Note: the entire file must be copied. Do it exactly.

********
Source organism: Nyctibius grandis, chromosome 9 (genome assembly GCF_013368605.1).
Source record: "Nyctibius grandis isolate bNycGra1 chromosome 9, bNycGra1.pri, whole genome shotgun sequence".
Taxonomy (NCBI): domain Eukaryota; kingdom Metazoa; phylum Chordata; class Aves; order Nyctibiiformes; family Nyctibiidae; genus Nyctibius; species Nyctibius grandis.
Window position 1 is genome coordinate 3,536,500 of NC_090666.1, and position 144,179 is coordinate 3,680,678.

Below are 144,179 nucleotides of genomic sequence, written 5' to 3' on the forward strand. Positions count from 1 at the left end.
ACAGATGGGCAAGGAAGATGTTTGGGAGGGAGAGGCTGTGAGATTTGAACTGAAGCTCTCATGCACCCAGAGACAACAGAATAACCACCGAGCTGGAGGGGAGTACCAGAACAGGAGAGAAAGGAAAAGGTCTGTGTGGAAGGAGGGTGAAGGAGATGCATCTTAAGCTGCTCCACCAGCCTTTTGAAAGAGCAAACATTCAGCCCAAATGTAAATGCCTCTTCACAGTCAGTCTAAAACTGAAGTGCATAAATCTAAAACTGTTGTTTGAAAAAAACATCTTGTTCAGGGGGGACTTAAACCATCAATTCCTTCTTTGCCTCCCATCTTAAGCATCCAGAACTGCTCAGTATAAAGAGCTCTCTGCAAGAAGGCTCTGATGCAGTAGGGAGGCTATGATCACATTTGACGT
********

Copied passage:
Source organism: Nyctibius grandis, chromosome 9 (genome assembly GCF_013368605.1).
Source record: "Nyctibius grandis isolate bNycGra1 chromosome 9, bNycGra1.pri, whole genome shotgun sequence".
Taxonomy (NCBI): domain Eukaryota; kingdom Metazoa; phylum Chordata; class Aves; order Nyctibiiformes; family Nyctibiidae; genus Nyctibius; species Nyctibius grandis.
Window position 1 is genome coordinate 3,536,500 of NC_090666.1, and position 144,179 is coordinate 3,680,678.

Below are 144,179 nucleotides of genomic sequence, written 5' to 3' on the forward strand. Positions count from 1 at the left end.
ACAGATGGGCAAGGAAGATGTTTGGGAGGGAGAGGCTGTGAGATTTGAACTGAAGCTCTCATGCACCCAGAGACAACAGAATAACCACCGAGCTGGAGGGGAGTACCAGAACAGGAGAGAAAGGAAAAGGTCTGTGTGGAAGGAGGGTGAAGGAGATGCATCTTAAGCTGCTCCACCAGCCTTTTGAAAGAGCAAACATTCAGCCCAAATGTAAATGCCTCTTCACAGTCAGTCTAAAACTGAAGTGCATAAATCTAAAACTGTTGTTTGAAAAAAACATCTTGTTCAGGGGGGACTTAAACCATCAATTCCTTCTTTGCCTCCCATCTTAAGCATCCAGAACTGCTCAGTATAAAGAGCTCTCTGCAAGAAGGCTCTGATGCAGTAGGGAGGCTATGATCACATTTGACGT